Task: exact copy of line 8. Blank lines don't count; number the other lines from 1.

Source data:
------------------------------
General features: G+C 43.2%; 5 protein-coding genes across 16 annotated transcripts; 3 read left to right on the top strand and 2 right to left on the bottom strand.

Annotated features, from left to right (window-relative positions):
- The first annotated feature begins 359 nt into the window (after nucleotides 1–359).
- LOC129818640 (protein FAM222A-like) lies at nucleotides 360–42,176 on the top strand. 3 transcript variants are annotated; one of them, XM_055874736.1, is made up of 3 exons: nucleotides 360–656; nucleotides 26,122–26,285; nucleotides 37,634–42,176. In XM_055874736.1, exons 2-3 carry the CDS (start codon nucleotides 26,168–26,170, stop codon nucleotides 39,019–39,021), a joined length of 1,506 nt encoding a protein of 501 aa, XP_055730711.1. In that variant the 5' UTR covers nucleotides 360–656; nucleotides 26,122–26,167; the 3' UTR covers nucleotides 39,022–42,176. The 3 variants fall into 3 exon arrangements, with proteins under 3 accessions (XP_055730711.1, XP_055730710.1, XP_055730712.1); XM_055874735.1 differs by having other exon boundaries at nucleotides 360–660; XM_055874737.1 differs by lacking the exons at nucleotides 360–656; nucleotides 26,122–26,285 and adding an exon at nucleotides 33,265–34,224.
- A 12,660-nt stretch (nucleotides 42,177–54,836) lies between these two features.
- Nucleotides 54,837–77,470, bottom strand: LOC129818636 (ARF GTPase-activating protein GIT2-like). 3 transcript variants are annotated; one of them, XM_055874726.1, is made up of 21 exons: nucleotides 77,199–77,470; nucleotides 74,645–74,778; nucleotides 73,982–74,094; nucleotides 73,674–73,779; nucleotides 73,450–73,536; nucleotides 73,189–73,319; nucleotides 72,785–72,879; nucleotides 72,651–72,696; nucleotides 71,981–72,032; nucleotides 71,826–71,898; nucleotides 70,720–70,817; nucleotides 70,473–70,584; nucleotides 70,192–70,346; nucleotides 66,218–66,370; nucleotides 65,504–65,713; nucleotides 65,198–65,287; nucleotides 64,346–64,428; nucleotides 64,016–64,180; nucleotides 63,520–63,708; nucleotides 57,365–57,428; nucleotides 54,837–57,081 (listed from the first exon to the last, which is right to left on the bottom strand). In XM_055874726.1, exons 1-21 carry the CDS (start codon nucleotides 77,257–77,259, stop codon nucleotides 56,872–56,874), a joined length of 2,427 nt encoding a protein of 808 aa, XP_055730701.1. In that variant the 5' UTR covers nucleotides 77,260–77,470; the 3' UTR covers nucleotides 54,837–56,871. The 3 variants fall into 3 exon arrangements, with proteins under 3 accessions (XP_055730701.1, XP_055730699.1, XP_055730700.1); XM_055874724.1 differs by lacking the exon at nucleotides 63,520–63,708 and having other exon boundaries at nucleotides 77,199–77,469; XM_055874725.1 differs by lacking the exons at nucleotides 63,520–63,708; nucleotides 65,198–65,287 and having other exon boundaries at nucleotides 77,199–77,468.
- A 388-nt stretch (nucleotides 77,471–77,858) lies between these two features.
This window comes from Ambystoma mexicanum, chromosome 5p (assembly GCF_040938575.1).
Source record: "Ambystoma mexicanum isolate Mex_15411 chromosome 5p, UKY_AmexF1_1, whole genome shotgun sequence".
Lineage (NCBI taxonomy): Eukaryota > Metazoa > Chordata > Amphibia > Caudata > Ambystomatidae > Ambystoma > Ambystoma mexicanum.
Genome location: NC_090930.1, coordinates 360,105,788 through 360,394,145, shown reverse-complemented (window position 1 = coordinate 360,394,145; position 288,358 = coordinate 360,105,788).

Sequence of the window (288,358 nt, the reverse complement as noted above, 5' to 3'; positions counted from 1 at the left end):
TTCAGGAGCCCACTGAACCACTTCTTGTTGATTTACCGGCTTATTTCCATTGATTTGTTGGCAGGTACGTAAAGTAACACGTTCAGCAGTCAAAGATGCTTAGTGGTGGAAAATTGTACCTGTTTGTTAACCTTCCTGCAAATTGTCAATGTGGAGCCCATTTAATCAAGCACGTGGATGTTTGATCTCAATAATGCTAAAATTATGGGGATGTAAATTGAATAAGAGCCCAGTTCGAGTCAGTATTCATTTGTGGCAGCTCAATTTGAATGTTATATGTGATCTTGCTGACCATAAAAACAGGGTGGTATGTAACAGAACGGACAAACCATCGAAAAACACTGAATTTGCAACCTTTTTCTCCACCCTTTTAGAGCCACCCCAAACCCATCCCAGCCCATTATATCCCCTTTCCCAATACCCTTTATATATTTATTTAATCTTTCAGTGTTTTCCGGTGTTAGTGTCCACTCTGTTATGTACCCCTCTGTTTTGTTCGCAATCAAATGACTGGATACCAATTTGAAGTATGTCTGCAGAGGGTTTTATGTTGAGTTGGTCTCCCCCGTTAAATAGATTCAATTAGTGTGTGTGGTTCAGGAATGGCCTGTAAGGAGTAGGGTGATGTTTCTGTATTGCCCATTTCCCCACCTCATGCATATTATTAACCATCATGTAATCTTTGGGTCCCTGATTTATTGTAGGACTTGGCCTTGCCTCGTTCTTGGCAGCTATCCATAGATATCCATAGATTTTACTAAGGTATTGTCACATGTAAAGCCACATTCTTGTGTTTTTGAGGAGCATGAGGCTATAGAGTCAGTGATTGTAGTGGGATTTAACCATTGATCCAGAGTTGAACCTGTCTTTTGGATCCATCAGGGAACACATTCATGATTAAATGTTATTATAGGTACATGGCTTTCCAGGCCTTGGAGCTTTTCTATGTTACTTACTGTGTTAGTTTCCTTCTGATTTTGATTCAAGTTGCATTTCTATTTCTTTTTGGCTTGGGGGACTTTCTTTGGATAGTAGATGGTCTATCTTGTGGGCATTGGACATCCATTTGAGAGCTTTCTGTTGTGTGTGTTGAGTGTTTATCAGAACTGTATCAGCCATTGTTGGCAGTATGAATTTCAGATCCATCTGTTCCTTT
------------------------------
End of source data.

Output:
This window comes from Ambystoma mexicanum, chromosome 5p (assembly GCF_040938575.1).